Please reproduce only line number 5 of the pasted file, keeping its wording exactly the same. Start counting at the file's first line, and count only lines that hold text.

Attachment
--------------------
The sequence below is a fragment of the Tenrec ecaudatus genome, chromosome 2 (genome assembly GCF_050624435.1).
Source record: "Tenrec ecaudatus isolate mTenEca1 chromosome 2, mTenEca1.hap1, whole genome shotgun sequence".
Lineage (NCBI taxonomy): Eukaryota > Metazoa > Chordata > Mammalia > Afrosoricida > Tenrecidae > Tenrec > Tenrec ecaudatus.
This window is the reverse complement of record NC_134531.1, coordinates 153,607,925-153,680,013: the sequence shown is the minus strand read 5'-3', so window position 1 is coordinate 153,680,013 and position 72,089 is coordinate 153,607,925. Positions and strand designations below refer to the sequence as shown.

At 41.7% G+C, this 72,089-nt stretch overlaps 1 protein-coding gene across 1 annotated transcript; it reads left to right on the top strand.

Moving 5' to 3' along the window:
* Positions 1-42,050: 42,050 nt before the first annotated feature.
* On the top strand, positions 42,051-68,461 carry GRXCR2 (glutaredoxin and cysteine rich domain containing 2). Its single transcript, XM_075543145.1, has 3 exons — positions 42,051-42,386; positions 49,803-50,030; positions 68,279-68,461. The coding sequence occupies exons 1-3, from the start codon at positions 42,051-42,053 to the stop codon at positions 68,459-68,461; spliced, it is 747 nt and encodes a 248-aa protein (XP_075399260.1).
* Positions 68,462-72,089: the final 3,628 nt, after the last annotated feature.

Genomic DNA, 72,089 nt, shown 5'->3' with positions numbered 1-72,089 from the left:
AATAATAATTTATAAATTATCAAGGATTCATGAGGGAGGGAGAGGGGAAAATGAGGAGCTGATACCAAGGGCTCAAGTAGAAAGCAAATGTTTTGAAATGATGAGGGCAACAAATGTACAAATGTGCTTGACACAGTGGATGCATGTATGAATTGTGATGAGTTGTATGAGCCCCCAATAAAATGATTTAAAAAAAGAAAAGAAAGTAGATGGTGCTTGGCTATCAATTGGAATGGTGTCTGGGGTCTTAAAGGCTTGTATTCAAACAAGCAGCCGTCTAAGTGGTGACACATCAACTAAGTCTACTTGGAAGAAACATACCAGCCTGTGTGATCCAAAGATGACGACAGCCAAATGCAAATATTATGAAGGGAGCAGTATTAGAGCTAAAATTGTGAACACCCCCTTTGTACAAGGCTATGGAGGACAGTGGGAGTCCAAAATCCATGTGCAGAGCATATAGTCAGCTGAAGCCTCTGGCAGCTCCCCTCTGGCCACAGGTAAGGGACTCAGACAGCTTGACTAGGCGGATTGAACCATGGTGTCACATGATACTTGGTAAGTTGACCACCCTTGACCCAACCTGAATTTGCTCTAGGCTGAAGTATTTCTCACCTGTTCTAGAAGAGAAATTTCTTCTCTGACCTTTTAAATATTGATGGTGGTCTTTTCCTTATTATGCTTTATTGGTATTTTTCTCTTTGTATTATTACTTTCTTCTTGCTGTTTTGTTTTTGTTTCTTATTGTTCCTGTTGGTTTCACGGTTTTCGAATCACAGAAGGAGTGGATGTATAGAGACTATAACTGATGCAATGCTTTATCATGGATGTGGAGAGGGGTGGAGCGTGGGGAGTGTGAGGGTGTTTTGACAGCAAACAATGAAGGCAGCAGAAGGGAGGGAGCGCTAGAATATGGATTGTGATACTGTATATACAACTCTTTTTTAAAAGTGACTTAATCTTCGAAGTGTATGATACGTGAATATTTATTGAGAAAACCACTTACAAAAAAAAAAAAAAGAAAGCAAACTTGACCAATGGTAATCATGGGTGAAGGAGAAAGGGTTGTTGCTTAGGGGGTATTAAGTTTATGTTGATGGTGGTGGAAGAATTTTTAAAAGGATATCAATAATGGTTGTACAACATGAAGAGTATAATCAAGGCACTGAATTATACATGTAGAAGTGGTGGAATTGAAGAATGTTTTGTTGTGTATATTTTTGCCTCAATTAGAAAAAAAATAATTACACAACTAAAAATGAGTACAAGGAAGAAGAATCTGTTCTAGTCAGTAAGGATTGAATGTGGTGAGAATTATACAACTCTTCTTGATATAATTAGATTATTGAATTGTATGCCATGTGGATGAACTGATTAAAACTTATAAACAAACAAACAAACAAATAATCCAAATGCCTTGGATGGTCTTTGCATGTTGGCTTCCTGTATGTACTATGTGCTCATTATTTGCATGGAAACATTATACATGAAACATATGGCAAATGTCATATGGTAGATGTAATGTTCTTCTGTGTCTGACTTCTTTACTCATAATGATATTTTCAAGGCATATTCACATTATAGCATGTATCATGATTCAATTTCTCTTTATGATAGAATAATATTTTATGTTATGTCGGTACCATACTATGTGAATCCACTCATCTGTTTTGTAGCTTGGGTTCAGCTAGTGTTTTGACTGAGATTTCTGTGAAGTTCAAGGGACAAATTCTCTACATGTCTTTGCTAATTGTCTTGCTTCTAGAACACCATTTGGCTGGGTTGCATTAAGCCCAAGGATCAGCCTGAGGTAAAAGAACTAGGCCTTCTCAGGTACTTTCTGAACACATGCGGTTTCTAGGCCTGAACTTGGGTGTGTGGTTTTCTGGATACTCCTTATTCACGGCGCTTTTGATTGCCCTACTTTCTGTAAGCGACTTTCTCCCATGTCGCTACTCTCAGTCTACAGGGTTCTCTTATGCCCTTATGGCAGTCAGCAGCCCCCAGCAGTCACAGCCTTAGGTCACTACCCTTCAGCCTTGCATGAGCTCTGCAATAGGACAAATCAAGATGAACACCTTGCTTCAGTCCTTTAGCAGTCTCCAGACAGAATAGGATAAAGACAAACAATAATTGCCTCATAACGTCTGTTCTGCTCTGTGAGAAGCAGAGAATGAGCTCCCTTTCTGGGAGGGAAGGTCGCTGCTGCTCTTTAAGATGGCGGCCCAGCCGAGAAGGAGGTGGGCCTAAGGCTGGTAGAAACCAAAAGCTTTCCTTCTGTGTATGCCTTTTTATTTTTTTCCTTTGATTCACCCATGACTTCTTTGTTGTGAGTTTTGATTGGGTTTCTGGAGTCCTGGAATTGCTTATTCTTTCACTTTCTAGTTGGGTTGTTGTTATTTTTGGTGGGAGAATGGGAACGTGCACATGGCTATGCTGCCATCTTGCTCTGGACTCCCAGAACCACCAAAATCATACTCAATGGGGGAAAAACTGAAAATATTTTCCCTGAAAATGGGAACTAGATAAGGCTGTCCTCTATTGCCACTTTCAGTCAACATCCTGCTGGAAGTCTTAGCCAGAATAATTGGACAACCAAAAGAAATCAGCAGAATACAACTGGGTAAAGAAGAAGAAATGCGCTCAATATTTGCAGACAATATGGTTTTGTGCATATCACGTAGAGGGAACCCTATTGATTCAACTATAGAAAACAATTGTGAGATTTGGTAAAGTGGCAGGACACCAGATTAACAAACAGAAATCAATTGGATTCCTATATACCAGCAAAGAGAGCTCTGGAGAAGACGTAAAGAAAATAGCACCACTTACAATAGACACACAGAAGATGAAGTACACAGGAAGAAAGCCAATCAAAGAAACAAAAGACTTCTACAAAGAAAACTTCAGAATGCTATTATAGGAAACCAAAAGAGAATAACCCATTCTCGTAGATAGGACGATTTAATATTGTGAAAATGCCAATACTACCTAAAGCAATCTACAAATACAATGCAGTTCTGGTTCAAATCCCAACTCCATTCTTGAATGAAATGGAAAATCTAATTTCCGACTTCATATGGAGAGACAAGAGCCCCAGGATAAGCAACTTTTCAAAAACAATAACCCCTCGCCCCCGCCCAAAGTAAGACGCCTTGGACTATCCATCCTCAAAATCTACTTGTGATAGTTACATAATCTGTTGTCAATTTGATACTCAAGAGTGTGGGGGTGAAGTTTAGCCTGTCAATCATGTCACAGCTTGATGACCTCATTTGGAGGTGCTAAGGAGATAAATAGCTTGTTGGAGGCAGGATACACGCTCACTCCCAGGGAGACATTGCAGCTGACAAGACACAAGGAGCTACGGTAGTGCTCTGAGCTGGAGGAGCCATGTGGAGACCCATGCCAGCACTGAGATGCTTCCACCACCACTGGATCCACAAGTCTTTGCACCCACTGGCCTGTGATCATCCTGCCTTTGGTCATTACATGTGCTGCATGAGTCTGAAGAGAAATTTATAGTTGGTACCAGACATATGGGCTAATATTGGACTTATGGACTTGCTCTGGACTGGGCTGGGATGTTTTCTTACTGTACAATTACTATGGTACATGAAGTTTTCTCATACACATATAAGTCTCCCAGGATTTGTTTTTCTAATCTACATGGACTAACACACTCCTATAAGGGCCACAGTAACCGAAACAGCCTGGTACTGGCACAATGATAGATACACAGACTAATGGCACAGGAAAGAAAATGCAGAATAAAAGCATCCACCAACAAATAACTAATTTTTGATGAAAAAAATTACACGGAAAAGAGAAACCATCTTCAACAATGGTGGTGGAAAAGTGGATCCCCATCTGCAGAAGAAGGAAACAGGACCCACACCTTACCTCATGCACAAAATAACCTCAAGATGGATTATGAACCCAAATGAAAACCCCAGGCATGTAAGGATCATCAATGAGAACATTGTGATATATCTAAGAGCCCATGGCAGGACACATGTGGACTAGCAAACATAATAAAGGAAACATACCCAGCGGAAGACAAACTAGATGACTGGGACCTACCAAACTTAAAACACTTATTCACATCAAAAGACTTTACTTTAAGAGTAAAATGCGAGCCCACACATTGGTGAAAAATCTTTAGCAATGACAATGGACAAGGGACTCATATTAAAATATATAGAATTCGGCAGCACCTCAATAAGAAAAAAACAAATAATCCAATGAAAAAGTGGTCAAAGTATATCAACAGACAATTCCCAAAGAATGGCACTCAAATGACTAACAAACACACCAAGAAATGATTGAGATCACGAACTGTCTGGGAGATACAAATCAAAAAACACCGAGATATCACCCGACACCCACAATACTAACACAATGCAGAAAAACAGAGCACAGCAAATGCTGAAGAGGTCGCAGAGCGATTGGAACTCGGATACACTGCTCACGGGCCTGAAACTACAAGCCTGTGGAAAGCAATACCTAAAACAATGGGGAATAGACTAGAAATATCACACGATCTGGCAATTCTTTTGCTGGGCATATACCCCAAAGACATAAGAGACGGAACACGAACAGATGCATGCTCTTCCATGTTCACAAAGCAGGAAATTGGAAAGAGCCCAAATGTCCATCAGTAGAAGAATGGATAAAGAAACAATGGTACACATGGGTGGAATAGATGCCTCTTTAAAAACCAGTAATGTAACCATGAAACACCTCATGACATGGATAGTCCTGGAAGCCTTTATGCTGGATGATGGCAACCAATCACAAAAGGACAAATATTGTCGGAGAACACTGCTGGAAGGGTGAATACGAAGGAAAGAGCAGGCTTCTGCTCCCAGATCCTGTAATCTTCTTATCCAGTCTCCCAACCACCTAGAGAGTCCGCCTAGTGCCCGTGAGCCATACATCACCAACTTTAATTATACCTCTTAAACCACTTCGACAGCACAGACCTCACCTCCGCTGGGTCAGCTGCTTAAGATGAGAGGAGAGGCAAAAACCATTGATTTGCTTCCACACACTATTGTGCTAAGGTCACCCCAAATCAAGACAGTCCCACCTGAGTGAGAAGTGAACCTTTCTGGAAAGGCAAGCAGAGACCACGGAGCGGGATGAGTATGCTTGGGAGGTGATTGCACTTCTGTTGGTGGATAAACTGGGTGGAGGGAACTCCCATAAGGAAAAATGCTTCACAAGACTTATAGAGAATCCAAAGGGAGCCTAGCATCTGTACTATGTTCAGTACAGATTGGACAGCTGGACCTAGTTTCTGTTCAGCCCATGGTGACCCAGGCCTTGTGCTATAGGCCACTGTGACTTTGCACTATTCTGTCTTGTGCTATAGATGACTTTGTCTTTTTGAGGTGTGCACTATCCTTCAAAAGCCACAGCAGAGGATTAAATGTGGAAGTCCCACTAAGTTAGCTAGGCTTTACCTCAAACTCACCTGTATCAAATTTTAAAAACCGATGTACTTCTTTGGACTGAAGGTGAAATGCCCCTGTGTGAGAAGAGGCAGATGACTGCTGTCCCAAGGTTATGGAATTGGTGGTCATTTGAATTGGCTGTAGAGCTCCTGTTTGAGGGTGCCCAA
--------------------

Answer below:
At 41.7% G+C, this 72,089-nt stretch overlaps 1 protein-coding gene across 1 annotated transcript; it reads left to right on the top strand.